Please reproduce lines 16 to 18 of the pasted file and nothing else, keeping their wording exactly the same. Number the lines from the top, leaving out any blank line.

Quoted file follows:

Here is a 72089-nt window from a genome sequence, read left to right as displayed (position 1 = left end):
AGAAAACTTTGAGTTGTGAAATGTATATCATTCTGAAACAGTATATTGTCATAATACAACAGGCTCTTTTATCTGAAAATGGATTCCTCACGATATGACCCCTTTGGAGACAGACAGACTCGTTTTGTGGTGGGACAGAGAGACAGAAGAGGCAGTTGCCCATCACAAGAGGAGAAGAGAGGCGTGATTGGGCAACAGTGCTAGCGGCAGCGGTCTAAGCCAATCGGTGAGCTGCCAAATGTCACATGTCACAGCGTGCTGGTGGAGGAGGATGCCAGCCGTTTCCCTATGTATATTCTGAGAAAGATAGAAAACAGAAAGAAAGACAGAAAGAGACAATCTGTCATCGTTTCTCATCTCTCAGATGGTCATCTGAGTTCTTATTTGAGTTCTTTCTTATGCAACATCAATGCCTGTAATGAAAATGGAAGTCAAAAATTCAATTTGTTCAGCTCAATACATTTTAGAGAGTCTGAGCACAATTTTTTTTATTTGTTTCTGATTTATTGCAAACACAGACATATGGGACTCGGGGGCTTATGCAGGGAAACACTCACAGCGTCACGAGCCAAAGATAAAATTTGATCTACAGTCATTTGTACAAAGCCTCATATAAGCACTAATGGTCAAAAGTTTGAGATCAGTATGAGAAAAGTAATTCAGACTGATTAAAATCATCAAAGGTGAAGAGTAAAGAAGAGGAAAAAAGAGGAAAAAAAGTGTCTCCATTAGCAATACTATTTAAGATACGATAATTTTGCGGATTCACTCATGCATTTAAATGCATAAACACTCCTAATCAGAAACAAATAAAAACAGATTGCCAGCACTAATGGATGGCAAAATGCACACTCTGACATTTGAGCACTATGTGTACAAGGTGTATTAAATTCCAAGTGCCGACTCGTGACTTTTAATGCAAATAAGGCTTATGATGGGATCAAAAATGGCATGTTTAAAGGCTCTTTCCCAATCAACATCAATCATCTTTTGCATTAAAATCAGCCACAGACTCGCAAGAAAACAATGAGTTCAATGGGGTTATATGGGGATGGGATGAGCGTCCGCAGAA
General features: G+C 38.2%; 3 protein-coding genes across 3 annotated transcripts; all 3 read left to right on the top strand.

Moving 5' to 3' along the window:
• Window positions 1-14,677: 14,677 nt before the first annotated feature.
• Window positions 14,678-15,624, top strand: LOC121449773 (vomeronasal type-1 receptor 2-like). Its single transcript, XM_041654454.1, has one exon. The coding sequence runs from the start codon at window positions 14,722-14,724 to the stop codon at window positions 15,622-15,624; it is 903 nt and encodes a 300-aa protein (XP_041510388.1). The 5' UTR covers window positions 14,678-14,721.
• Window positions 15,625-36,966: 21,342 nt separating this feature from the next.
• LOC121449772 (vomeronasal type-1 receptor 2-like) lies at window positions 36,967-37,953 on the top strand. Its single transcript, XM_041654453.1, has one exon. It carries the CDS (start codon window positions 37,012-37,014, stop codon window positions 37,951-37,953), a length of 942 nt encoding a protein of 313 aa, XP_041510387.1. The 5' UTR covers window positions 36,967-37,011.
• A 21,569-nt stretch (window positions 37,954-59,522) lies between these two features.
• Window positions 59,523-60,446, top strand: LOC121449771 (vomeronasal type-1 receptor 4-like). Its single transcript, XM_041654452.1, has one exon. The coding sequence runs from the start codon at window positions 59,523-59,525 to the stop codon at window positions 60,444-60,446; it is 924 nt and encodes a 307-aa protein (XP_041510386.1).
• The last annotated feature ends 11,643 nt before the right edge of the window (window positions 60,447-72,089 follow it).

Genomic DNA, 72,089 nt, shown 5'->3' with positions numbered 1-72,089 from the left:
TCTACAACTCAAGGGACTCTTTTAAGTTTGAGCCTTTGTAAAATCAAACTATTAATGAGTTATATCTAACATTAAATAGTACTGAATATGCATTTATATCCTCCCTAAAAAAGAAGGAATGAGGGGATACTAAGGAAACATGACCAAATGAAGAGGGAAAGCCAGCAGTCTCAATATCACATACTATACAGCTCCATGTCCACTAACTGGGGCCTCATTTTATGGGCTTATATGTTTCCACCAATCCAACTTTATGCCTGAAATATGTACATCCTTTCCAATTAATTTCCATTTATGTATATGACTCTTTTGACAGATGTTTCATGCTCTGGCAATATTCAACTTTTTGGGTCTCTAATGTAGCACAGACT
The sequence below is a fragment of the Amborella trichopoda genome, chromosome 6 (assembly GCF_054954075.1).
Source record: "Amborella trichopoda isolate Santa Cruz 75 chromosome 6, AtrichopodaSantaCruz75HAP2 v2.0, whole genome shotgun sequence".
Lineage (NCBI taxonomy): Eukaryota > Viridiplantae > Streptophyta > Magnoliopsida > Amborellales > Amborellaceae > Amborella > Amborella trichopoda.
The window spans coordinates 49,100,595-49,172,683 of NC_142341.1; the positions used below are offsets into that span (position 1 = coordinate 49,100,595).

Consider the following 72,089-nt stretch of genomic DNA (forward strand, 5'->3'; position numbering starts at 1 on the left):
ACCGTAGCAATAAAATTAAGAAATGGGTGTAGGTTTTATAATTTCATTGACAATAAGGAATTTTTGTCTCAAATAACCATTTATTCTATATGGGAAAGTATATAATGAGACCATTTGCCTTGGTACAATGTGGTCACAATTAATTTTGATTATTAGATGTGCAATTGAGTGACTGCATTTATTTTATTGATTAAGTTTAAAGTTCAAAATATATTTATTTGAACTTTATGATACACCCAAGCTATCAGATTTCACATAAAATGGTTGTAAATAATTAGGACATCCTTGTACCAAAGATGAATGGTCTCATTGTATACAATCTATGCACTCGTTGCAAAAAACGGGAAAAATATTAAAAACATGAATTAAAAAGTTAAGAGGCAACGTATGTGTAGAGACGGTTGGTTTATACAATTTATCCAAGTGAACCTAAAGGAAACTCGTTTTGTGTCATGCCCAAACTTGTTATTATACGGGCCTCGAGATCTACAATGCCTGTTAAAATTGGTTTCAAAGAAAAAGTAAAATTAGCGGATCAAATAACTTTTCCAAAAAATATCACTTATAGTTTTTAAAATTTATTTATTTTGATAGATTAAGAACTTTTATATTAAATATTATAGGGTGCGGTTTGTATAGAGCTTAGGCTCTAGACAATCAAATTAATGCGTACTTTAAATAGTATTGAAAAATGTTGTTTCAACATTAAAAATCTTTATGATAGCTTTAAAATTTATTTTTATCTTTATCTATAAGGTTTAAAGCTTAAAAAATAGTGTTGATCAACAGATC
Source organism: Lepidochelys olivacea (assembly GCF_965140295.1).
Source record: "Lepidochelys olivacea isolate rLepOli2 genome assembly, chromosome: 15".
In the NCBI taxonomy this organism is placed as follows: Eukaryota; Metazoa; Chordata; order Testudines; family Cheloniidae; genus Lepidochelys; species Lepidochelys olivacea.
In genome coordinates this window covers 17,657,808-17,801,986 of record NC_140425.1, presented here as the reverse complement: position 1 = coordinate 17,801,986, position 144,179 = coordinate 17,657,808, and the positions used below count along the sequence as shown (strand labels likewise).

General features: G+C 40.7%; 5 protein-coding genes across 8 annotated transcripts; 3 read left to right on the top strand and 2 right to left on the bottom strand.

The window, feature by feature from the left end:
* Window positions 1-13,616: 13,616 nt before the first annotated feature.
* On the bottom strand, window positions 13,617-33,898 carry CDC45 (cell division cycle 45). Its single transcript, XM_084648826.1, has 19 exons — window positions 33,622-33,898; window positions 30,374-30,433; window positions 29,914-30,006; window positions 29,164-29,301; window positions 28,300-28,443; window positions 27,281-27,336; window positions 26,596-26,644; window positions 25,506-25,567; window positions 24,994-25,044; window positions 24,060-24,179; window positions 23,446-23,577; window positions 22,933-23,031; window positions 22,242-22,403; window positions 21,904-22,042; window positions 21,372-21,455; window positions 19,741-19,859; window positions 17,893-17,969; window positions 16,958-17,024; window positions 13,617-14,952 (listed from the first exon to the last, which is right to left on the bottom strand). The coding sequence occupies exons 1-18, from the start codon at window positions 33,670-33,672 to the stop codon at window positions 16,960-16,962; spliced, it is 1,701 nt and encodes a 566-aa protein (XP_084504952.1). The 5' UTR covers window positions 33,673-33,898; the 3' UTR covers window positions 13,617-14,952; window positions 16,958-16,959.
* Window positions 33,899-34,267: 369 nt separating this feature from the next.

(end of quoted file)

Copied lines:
Lineage (NCBI taxonomy): Eukaryota > Viridiplantae > Streptophyta > Magnoliopsida > Amborellales > Amborellaceae > Amborella > Amborella trichopoda.
The window spans coordinates 49,100,595-49,172,683 of NC_142341.1; the positions used below are offsets into that span (position 1 = coordinate 49,100,595).

Consider the following 72,089-nt stretch of genomic DNA (forward strand, 5'->3'; position numbering starts at 1 on the left):